Playing for Keeps (Heartbreaker Bay #7)(5)

Lollipop shivered and stared up at him with an expression that said she was maybe counting on him, which got him right in the feels. Interesting since he’d been utterly devoid of feels for longer than he could remember.

The thing was, he’d spent way too many of his own formative years as undersized, scared, weak, and vulnerable as Lollipop. Plus, of all the things he hated, including but not limited to tailgate drivers, loud chewers, and spam mail, people who abused animals were at the top of his list. He stood, still holding on to the dog. She was big enough to weigh at least fifty pounds, but skin and bones, she couldn’t have been more than thirty. “Maybe I’m wearing too many clothes to get an allergic reaction.”

“Your bare hands are on her and you have some fur stuck to your stubble,” Sadie said. “Here, let me take her.”

“No, I’ve got her. I’m feeling fine.” For some reason, Sadie was the only woman on the planet who could set his head spinning without even trying. Some of it was a good spin, but most of it was a different sort of spin altogether, one that left him baffled and confused—two things he’d worked hard at never feeling. He pulled out his phone and snapped a pic of Lollipop that he could send to his contacts to see if anyone had any knowledge of her.

“I can’t believe she just let you pick her up,” Sadie said. “My boss, Rocco, said he’d seen a stray around, so I’ve been leaving out a bowl of water and food, but she must be waiting until we’re gone to get to it. She doesn’t trust humans.” She cocked her head. “This would be a good time to tell me you’re Batman or something.”

“Batman’s human.”

She rolled her eyes. “My point is that you seem to have the touch.” She sounded insultingly shocked at this.

“Hey,” he said. “I have the touch in spades.”

She laughed.

“Wow, you’re judgy. I didn’t see that coming.”

“Excuse me?” She crossed her arms over her chest. “I’m the most un-judgy person on this entire planet.”

He snorted and she looked taken aback for a quick beat, holding his gaze. Tendrils of her long, dark hair had slipped from her ponytail to cling to her face and throat. She had some blue streaks in it that matched her striking dark blue eyes. Yesterday, the streaks had been purple. The month before they’d been red. Her sparkling earrings caught the light and softened her edginess slightly—a fact he was sure she wouldn’t appreciate. He knew this because all his life he’d soaked up the details of everything around him, categorizing the tidbits into his brain’s filing system. Most people thought this trait defined him as a nerd at best, a weirdo at worst. He’d never cared much what people thought, although if he was being honest, he wouldn’t mind his early childhood tormentors and bullies seeing his current placement on the Forbes Top 100.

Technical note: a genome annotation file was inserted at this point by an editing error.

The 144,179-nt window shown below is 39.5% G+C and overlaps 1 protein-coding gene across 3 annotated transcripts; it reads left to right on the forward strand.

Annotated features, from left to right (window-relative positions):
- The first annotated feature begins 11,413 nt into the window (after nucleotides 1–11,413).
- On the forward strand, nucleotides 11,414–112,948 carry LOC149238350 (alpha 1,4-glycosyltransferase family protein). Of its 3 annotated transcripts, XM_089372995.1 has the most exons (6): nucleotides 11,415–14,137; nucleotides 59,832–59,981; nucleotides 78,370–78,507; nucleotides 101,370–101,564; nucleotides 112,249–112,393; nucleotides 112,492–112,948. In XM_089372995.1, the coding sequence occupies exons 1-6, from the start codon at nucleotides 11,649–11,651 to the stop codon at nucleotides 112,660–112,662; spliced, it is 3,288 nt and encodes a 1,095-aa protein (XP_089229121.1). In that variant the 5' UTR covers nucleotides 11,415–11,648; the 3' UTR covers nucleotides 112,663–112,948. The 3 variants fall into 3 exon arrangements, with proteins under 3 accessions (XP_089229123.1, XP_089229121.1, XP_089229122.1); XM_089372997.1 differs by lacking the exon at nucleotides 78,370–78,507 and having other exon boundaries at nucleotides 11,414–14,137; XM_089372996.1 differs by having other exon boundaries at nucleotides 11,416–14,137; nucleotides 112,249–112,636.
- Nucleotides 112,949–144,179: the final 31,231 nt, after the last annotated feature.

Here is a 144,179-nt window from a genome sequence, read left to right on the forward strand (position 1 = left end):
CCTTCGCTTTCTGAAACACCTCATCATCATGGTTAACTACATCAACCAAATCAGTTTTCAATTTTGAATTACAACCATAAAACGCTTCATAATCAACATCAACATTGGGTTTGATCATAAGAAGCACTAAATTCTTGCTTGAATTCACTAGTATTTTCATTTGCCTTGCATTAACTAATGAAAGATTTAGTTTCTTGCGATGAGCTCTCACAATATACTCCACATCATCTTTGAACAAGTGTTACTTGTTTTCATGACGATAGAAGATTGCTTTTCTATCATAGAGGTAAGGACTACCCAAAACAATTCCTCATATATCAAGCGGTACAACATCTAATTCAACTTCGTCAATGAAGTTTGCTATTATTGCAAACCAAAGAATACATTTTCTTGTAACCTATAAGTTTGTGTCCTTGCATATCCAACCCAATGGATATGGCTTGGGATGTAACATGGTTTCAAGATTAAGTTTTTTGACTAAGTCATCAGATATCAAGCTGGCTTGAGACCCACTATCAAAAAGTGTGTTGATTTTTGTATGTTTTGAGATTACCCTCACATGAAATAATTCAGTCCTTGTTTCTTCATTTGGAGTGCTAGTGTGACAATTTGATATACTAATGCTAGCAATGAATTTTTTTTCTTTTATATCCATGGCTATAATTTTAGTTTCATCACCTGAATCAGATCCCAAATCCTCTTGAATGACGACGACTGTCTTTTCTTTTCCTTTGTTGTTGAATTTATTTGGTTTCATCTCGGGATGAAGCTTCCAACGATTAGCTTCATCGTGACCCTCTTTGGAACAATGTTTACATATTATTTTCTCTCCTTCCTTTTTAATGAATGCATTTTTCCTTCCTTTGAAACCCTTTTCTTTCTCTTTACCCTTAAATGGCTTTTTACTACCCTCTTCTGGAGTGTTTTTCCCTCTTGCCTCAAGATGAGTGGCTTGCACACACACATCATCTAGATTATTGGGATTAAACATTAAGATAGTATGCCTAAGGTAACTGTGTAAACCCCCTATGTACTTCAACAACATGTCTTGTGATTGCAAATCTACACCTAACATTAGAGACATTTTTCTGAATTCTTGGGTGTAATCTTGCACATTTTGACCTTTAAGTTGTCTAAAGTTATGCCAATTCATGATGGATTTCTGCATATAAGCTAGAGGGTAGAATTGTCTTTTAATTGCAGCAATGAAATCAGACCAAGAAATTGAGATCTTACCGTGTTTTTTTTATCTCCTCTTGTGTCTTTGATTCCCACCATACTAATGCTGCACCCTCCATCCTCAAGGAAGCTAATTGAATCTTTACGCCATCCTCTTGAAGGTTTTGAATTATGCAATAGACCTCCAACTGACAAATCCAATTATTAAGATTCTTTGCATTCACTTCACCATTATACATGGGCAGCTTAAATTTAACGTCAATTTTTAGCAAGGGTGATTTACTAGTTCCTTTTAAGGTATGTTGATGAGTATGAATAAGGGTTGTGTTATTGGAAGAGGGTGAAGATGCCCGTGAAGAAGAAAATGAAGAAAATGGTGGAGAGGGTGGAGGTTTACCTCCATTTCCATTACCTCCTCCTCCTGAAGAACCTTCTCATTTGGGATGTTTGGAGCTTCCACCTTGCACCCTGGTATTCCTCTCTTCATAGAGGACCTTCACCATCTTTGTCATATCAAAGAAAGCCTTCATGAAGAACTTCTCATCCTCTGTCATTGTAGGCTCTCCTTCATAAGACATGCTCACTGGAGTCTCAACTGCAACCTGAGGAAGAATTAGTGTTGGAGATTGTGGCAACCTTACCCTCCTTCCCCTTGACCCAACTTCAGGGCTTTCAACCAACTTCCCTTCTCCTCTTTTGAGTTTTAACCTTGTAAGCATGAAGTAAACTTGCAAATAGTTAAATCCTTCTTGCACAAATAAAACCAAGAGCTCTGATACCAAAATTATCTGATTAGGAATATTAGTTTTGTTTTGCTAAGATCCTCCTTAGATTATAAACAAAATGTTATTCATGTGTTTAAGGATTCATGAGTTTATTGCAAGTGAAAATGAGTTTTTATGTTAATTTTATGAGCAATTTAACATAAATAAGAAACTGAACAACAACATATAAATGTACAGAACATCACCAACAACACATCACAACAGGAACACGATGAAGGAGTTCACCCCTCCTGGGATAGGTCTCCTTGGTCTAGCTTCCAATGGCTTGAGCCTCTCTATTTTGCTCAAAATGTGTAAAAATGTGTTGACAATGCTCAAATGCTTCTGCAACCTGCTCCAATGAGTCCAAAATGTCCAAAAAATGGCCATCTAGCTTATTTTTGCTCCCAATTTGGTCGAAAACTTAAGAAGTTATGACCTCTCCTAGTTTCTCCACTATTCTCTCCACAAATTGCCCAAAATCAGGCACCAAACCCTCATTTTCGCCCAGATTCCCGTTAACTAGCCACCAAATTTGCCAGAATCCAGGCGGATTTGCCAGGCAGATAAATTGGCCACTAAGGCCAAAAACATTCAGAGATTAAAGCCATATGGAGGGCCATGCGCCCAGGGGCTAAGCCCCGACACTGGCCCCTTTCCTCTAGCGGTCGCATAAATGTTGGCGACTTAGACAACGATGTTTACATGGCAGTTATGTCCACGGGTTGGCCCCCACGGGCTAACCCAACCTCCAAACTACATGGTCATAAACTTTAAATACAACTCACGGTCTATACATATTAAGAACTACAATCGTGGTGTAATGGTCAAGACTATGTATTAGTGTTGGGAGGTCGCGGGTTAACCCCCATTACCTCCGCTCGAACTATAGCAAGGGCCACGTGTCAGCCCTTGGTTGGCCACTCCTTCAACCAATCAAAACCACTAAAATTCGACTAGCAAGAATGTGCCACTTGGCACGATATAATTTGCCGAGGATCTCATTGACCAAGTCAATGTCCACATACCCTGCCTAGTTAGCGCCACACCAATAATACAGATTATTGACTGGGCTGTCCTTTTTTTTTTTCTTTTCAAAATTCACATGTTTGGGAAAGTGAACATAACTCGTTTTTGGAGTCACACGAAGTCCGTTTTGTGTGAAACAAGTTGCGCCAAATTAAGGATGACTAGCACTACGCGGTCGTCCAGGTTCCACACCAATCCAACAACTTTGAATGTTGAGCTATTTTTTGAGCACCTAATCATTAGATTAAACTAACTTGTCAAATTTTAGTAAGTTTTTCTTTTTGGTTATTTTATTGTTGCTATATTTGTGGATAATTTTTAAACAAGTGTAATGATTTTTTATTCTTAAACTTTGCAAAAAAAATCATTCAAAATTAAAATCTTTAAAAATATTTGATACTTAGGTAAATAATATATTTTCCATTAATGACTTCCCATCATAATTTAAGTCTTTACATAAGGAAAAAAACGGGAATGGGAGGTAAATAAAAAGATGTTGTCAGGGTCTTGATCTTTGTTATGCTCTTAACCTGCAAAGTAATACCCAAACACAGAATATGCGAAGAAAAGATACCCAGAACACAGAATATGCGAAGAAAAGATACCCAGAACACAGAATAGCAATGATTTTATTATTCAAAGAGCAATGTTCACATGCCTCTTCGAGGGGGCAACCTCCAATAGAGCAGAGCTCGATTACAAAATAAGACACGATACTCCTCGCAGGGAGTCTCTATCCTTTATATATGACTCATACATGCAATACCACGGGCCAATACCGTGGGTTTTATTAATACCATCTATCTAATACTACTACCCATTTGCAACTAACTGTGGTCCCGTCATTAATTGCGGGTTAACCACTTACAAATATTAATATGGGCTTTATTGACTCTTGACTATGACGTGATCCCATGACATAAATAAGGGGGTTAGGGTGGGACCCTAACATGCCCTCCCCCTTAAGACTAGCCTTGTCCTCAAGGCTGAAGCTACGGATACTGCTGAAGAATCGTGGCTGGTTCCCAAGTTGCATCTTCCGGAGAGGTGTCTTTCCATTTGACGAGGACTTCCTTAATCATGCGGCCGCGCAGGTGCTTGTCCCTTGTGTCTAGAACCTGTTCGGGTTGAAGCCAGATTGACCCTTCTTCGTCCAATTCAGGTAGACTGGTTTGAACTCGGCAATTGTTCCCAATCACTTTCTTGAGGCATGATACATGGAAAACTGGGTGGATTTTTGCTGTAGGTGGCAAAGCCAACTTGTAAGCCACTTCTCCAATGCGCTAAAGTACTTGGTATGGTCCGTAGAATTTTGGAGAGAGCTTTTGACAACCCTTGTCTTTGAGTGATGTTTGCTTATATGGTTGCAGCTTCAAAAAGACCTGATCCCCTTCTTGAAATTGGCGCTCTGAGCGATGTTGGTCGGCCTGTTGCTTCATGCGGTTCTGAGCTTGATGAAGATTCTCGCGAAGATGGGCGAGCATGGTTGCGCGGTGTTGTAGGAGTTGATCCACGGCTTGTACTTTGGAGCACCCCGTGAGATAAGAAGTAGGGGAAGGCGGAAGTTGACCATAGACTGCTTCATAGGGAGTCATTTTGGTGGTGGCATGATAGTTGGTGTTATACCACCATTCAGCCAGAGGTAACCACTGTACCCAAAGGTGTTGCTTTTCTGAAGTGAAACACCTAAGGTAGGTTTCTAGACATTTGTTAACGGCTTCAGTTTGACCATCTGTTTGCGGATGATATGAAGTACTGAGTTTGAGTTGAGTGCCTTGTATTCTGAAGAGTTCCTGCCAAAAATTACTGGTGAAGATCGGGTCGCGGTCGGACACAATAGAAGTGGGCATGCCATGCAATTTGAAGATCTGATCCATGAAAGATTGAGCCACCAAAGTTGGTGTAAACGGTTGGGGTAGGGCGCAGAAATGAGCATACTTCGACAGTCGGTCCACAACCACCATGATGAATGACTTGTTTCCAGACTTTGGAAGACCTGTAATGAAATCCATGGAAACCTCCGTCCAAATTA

But whatever Sadie thought of him, he knew she had to be drawn to him on some level because she always seemed to run into him.

Although that might’ve been wishful thinking on his part.

“Look, it seems like Lollipop’s claimed you. I’m just surprised by that since . . .”

“Since . . . ?”

“Since you don’t seem the maternal type. Or the kind of man who’d get emotionally attached.” Her words hung in the suddenly tension-filled air.

“You think I don’t have emotions or the ability to attach?” he asked.

“Maybe it takes one to know one.”

His phone had been having a seizure in his pocket as the dog huddled up against his chest, eyes revealing a haunted hollowness that said she’d been through hell. And then there was the woman standing in front of him with . . . damn . . . the same haunted hollowness.

Uncomfortable with both, he rose to his feet, hoping he wasn’t risking certain death. “I’ve got to go.” Soon as he figured out how to bring the dog to a business dinner with his attorney and not croak at the table.

Sadie held out her hands. “I’ll take her.”

Here was the thing. Caleb was more allergic to accepting help than he was to dogs and that went way back, deeply ingrained from a time he hated to revisit. The women in his life considered this a huge flaw in his system. He considered it just good sense. When he hesitated to let go, Sadie gave him a long look.

“You’ve gotta go,” she said. “Don’t worry, I’ll take good care of her, dry her off, check for injuries, feed her, keep her warm. And anyway, if you’re ‘allergic’”—she put the word in air quotes—“you don’t need the hassle. Have you ever even had a pet?”


“Not even a family pet?”

He shook his head, and he’d have sworn she actually felt sorry for him at that. He looked down at the dog, still staring up at him with those sweet amber eyes as if she totally trusted him, and again something pinched inside his chest.

“She’ll be fine with me for the night,” Sadie said. “You have stuff to do, like world domination or something.”

He opened his mouth to protest, which made no sense at all, but she took Lollipop, and with a look he wasn’t equipped to read, she vanished inside the day spa.

Sadie walked through the darkened spa, holding Lollipop as close as the thing would allow. “That was a close call,” she murmured softly. “You almost had to go home with a boy.”

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